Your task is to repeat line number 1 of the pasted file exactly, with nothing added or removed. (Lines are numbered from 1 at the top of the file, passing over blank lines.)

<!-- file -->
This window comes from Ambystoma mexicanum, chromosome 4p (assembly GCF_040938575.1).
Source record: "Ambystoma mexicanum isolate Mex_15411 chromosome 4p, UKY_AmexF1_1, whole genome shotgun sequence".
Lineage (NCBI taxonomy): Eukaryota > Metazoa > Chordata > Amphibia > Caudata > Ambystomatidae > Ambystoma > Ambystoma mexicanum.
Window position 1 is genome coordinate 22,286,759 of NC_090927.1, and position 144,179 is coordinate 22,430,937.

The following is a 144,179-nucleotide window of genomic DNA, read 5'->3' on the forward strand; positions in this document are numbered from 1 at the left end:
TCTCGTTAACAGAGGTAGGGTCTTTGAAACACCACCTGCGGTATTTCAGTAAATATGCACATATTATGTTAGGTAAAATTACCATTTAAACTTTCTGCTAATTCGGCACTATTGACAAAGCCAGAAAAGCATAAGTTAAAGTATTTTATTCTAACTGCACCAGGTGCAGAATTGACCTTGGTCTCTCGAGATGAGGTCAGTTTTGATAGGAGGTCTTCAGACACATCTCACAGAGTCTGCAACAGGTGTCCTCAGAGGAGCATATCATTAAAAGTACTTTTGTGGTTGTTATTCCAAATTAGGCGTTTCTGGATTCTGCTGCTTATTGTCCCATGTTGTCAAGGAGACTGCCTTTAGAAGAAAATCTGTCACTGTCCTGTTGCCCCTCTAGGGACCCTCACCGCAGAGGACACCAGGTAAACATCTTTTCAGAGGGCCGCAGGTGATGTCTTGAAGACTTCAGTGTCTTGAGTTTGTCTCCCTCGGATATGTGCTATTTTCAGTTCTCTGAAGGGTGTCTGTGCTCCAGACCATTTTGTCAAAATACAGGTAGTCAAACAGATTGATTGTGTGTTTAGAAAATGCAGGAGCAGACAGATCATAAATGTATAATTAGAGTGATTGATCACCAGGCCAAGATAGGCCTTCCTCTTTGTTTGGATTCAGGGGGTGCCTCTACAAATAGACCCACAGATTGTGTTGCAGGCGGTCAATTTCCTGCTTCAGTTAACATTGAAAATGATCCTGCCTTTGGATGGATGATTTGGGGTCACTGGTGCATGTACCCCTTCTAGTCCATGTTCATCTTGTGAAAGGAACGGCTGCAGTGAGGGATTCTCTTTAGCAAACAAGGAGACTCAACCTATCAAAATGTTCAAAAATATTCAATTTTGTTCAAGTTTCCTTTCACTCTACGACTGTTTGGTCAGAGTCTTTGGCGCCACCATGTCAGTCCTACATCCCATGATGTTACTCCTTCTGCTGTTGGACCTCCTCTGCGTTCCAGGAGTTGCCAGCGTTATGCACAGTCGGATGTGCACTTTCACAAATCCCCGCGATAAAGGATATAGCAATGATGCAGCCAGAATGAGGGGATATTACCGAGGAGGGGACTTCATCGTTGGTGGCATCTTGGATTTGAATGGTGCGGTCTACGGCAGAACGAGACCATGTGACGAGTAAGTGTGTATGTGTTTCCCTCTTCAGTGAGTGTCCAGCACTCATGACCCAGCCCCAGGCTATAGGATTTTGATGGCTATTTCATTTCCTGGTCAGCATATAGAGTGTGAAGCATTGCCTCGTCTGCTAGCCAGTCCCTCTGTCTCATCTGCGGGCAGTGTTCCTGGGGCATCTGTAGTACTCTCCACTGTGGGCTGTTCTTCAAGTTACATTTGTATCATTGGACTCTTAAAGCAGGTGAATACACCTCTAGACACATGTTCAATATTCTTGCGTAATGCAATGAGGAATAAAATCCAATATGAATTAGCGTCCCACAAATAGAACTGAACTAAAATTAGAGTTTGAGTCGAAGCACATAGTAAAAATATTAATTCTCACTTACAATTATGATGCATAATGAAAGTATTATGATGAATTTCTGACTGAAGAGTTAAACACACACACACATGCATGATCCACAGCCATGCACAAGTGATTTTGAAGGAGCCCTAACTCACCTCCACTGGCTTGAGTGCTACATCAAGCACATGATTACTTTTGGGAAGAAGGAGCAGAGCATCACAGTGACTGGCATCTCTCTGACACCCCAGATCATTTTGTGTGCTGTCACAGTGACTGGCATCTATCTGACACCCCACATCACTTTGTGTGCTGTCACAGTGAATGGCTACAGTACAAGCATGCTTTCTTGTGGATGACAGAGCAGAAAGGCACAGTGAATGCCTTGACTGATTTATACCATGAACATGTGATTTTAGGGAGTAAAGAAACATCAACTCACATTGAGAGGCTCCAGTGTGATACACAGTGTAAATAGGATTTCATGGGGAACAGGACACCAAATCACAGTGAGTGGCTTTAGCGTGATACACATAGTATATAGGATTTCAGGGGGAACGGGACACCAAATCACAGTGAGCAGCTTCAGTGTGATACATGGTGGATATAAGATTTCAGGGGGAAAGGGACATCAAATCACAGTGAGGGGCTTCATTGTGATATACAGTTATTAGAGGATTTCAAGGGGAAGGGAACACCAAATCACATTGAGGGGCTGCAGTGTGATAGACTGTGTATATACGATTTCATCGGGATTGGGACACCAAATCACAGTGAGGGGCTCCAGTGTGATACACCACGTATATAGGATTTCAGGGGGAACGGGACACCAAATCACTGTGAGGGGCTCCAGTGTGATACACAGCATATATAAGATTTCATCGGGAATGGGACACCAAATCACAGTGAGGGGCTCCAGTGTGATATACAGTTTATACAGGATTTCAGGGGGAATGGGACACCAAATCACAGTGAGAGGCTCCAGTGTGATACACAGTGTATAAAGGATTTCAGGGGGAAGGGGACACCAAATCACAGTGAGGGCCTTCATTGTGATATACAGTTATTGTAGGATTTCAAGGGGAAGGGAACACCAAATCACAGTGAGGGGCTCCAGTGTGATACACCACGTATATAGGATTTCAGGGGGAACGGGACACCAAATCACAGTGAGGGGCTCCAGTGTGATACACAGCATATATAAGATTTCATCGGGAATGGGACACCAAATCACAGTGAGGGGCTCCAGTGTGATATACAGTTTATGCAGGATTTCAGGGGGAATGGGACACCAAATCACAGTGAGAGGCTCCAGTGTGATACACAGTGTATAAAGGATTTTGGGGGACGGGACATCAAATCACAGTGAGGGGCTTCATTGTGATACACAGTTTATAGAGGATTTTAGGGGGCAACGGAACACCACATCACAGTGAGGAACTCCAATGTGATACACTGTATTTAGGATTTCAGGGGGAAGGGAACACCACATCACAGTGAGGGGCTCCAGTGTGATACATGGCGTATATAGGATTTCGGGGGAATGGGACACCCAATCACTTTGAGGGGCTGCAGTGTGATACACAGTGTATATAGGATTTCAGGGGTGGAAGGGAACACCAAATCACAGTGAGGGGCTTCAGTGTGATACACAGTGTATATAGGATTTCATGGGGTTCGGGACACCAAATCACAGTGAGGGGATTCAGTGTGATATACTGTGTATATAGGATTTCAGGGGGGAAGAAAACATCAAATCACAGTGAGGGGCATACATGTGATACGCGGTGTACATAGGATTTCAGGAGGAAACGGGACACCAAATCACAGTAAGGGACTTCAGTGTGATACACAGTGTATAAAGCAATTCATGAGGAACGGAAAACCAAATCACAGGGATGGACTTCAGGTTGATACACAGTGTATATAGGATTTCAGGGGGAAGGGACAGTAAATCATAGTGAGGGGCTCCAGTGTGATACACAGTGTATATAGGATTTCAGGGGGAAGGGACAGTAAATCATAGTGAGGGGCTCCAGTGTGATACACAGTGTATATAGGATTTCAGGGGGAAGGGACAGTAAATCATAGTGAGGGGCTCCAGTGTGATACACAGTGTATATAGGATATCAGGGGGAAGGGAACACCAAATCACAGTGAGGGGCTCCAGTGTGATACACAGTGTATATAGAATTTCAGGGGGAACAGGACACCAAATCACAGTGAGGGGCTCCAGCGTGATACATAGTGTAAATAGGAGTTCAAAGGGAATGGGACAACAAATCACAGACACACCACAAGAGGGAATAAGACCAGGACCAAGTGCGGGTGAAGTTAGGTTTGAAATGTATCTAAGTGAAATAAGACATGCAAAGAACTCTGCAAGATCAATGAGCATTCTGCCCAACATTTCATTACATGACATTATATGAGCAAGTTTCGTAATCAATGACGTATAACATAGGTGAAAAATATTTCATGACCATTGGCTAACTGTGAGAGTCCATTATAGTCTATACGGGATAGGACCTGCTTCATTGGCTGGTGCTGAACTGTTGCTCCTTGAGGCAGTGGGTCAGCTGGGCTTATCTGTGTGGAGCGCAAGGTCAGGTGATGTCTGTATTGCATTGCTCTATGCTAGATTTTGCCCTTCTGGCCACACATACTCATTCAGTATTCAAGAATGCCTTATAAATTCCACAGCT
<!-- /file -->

This window comes from Ambystoma mexicanum, chromosome 4p (assembly GCF_040938575.1).